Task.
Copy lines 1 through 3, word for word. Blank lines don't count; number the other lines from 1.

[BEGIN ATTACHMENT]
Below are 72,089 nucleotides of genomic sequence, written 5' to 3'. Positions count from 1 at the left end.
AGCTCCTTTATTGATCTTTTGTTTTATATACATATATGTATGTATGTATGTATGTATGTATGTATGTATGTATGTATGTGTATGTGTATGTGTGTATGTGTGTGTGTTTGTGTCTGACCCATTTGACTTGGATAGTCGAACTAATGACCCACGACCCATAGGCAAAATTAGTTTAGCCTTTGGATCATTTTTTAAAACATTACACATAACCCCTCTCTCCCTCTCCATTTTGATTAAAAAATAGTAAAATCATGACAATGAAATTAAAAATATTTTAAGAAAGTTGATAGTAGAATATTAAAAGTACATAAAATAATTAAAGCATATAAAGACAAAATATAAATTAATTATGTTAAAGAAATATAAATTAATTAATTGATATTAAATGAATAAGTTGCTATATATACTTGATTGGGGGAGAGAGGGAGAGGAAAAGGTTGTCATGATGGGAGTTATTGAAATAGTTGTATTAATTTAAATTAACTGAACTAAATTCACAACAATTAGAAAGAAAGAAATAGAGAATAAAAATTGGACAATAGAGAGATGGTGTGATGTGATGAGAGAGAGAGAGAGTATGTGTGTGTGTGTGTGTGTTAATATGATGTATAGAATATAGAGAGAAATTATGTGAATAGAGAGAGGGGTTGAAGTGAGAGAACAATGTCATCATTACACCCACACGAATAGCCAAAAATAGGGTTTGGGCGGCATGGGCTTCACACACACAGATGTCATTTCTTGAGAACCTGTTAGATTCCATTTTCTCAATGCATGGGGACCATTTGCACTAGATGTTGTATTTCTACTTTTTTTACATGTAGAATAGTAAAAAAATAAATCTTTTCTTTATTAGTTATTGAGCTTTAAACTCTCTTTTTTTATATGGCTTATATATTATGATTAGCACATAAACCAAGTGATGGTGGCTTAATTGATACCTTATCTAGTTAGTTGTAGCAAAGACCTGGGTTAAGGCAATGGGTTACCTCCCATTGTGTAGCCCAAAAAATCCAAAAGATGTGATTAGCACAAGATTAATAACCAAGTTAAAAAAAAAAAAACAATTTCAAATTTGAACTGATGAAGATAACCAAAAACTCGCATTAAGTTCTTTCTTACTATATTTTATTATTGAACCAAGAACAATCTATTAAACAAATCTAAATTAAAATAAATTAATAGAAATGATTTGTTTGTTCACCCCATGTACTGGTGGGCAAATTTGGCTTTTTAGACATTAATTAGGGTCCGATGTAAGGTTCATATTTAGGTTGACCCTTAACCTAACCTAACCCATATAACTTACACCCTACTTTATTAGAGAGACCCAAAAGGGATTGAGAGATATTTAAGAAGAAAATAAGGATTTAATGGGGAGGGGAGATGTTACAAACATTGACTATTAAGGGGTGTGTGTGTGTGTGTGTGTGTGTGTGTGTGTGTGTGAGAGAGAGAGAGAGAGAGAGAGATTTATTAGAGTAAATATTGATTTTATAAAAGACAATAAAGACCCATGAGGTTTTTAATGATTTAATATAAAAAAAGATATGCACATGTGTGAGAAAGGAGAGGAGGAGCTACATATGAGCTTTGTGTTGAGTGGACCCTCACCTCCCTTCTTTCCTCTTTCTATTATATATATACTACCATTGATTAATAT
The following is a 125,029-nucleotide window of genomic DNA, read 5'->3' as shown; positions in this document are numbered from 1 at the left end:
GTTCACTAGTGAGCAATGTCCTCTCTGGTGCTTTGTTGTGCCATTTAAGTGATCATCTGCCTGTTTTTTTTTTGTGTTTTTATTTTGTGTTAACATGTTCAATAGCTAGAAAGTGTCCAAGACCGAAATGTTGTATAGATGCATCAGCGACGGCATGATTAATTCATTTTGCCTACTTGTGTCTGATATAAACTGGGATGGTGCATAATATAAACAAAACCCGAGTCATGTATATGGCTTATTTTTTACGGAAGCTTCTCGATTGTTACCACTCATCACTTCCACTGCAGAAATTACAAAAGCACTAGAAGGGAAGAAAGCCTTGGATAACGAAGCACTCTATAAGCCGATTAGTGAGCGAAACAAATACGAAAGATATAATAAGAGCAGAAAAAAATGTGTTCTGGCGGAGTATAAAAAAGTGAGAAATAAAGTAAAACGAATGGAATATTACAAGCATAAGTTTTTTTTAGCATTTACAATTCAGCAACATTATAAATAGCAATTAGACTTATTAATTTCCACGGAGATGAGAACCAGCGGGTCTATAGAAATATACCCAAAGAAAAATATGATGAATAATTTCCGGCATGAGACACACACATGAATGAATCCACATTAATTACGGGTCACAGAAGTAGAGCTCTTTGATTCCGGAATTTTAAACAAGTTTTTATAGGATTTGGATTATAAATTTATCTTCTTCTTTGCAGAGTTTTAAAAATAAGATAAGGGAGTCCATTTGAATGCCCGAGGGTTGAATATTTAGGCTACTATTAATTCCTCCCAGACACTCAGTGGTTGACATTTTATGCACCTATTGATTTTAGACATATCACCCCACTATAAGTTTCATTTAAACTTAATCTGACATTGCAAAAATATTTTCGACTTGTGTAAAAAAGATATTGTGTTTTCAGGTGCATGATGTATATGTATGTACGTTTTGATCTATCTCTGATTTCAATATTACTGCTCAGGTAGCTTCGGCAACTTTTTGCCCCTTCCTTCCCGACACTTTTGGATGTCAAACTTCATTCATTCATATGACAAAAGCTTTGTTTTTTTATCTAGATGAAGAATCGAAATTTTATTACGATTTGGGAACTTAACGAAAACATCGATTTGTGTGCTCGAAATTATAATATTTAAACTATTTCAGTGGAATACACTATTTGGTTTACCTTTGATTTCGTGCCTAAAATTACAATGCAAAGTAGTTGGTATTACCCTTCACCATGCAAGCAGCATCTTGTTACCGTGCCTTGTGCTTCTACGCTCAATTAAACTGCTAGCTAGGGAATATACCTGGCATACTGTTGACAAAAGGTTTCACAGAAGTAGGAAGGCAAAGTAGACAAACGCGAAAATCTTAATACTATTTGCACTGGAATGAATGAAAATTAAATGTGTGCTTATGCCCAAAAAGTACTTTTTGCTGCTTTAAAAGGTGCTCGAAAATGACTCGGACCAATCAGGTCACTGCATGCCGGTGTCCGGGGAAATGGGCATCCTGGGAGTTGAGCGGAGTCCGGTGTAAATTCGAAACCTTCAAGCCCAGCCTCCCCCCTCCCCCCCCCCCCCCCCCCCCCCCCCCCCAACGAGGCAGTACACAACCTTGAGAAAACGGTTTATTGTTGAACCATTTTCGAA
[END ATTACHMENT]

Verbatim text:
Below are 72,089 nucleotides of genomic sequence, written 5' to 3'. Positions count from 1 at the left end.
AGCTCCTTTATTGATCTTTTGTTTTATATACATATATGTATGTATGTATGTATGTATGTATGTATGTATGTATGTATGTGTATGTGTATGTGTGTATGTGTGTGTGTTTGTGTCTGACCCATTTGACTTGGATAGTCGAACTAATGACCCACGACCCATAGGCAAAATTAGTTTAGCCTTTGGATCATTTTTTAAAACATTACACATAACCCCTCTCTCCCTCTCCATTTTGATTAAAAAATAGTAAAATCATGACAATGAAATTAAAAATATTTTAAGAAAGTTGATAGTAGAATATTAAAAGTACATAAAATAATTAAAGCATATAAAGACAAAATATAAATTAATTATGTTAAAGAAATATAAATTAATTAATTGATATTAAATGAATAAGTTGCTATATATACTTGATTGGGGGAGAGAGGGAGAGGAAAAGGTTGTCATGATGGGAGTTATTGAAATAGTTGTATTAATTTAAATTAACTGAACTAAATTCACAACAATTAGAAAGAAAGAAATAGAGAATAAAAATTGGACAATAGAGAGATGGTGTGATGTGATGAGAGAGAGAGAGAGTATGTGTGTGTGTGTGTGTGTTAATATGATGTATAGAATATAGAGAGAAATTATGTGAATAGAGAGAGGGGTTGAAGTGAGAGAACAATGTCATCATTACACCCACACGAATAGCCAAAAATAGGGTTTGGGCGGCATGGGCTTCACACACACAGATGTCATTTCTTGAGAACCTGTTAGATTCCATTTTCTCAATGCATGGGGACCATTTGCACTAGATGTTGTATTTCTACTTTTTTTACATGTAGAATAGTAAAAAAATAAATCTTTTCTTTATTAGTTATTGAGCTTTAAACTCTCTTTTTTTATATGGCTTATATATTATGATTAGCACATAAACCAAGTGATGGTGGCTTAATTGATACCTTATCTAGTTAGTTGTAGCAAAGACCTGGGTTAAGGCAATGGGTTACCTCCCATTGTGTAGCCCAAAAAATCCAAAAGATGTGATTAGCACAAGATTAATAACCAAGTTAAAAAAAAAAAAACAATTTCAAATTTGAACTGATGAAGATAACCAAAAACTCGCATTAAGTTCTTTCTTACTATATTTTATTATTGAACCAAGAACAATCTATTAAACAAATCTAAATTAAAATAAATTAATAGAAATGATTTGTTTGTTCACCCCATGTACTGGTGGGCAAATTTGGCTTTTTAGACATTAATTAGGGTCCGATGTAAGGTTCATATTTAGGTTGACCCTTAACCTAACCTAACCCATATAACTTACACCCTACTTTATTAGAGAGACCCAAAAGGGATTGAGAGATATTTAAGAAGAAAATAAGGATTTAATGGGGAGGGGAGATGTTACAAACATTGACTATTAAGGGGTGTGTGTGTGTGTGTGTGTGTGTGTGTGTGTGTGTGAGAGAGAGAGAGAGAGAGAGAGATTTATTAGAGTAAATATTGATTTTATAAAAGACAATAAAGACCCATGAGGTTTTTAATGATTTAATATAAAAAAAGATATGCACATGTGTGAGAAAGGAGAGGAGGAGCTACATATGAGCTTTGTGTTGAGTGGACCCTCACCTCCCTTCTTTCCTCTTTCTATTATATATATACTACCATTGATTAATAT
The following is a 125,029-nucleotide window of genomic DNA, read 5'->3' as shown; positions in this document are numbered from 1 at the left end: